After all this time, there are still things we don’t talk about. It’s a century and a half after Emancipation and a year before the election of America’s first black president. This is October 2007.
The door is closed. There is a black woman at the front of the room, near the blackboard. She is facing a black man who is sitting down and talking fast. He keeps talking for a long time, as if he has been waiting a while to say this to someone. The police, but not only the police, treated him like he was a criminal. His parents, who are white, didn’t believe him when he told them this, or if they wanted to believe him, they still just didn’t know what to say. Why would they? They were adopting a black child, they thought—not a black teenager, not a black man.
When he finishes, there is quiet in the room, as if everyone is giving him his due. A young Korean woman goes next. She says she has tried to find her birth mother, but the Korean authorities have stopped her. She says she is working to end all adoption from Korea.There is a young Korean man. He is gay. He is also transgender. He grew up in a white Christian family in a white Christian town. He had to escape. For a long time, he didn’t talk about it. He knows he should be grateful, but here, among like-minded peers, he feels like he can really talk about it for the first time.
This workshop is called “Race and Transracial Adoption Workshop with Lisa Marie Rollins.” Rollins is the black woman at the front of the room. She says that a social worker labeled her Mexican, Filipino, and Caucasian because people didn’t want black kids. But she looked more and more black as she grew older. Her parents still said she wasn’t black. She was. Finally, they admitted it too. Then once, as an adult, visiting home, she found a mammy doll in her mother’s kitchen, in among the other knickknacks. That’s the end of the anecdote. She’s still basically speechless about it.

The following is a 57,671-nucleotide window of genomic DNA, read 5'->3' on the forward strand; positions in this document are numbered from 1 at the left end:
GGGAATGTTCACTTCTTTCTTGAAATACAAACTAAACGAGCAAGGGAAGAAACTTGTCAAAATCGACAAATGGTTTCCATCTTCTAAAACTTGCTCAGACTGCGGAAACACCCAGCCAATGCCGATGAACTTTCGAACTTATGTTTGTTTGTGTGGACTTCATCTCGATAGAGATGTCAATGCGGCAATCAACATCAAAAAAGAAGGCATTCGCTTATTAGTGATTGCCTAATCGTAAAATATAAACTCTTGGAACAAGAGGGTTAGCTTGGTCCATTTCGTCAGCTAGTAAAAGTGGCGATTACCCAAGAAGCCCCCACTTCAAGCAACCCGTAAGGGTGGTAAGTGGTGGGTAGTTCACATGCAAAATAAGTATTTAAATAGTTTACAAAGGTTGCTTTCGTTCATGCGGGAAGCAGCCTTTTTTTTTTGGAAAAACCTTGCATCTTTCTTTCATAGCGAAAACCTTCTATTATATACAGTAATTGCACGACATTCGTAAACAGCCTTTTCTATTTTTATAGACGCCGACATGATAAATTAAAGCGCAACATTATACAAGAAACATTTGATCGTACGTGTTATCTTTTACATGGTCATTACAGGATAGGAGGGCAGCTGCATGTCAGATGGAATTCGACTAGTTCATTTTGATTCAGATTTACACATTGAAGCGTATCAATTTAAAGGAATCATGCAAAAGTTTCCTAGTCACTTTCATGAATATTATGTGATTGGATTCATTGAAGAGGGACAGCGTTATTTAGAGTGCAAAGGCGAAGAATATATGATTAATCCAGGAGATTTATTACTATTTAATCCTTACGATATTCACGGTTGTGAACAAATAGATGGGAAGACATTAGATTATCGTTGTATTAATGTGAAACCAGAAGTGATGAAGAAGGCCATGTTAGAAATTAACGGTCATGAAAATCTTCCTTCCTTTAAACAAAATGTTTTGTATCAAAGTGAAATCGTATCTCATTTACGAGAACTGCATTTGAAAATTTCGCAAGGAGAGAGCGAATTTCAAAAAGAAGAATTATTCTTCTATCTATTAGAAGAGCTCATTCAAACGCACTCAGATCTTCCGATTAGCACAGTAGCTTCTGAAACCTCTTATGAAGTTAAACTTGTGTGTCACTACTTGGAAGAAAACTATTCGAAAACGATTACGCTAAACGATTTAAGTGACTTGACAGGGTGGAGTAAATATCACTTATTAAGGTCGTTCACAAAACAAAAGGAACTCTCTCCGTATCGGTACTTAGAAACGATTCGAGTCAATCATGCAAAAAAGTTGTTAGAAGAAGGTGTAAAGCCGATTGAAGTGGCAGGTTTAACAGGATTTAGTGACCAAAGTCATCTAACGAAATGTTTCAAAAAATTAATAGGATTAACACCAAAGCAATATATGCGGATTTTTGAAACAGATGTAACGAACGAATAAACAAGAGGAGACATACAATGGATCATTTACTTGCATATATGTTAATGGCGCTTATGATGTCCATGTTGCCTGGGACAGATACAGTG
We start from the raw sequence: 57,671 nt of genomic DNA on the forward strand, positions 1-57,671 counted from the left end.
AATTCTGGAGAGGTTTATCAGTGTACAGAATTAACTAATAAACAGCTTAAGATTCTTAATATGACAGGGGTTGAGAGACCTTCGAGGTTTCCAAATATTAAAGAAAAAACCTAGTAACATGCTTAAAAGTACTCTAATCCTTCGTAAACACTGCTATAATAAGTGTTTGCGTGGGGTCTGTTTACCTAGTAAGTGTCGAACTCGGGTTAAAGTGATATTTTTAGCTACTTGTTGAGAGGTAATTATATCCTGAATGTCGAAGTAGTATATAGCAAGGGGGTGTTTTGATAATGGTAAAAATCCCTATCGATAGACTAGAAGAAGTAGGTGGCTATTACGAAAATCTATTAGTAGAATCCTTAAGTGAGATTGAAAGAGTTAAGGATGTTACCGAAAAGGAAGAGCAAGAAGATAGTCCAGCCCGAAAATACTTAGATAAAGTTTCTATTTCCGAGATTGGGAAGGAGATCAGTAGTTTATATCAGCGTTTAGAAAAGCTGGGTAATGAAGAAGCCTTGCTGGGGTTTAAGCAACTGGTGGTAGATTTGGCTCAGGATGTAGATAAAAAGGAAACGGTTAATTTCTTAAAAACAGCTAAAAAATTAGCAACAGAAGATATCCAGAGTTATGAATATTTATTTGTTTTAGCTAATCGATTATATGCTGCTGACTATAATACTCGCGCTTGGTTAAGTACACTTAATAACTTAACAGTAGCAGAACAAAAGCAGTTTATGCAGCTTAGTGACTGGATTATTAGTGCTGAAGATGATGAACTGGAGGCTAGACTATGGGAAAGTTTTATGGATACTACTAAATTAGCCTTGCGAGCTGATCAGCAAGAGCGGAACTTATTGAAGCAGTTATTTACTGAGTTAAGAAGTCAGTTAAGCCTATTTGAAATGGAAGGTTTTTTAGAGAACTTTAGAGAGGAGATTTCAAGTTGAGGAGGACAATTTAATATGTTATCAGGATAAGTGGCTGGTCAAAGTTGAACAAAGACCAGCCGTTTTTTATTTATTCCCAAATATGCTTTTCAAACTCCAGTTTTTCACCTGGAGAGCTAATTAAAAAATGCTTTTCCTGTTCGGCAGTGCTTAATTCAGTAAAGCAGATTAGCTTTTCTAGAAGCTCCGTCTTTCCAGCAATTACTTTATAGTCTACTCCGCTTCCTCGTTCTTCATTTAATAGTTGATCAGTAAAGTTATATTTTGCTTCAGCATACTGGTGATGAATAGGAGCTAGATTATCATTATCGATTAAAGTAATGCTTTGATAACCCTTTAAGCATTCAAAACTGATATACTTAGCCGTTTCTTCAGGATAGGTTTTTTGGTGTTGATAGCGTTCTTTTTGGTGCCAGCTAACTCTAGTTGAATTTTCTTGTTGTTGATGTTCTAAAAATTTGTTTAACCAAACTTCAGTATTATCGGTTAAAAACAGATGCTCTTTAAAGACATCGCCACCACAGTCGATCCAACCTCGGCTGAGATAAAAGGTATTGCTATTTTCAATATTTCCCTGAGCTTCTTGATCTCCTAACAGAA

She says it is time to watch a video called “Struggle for Identity.” In the video, people tell their stories, stories like the ones in the room. A black woman who was adopted by white parents boils it down: “Don’t think you can make black friends after you adopt a black child. If you don’t already have black friends, you shouldn’t be adopting a black child.” Then the lights go up. There are several white people in the room who have said they have already adopted black or Asian or Guatemalan children, or that they are right now waiting to leave for Ethiopia to pick up their adopted children. All of those people—the white people—are crying.
They are crying because they have heard things they did not want to hear. But there is more to it than that. They are also crying because they do not know how else to respond to the great, big cultural silence that has been broken here. Read more…
The article references an NPR interview with Mark Riding, an African-American man whose family is adopting a white child. For those who haven’t heard the Riding interview, which I think is important because we rarely hear about black families who adopt transracially and the cultural issues that arise, here it is.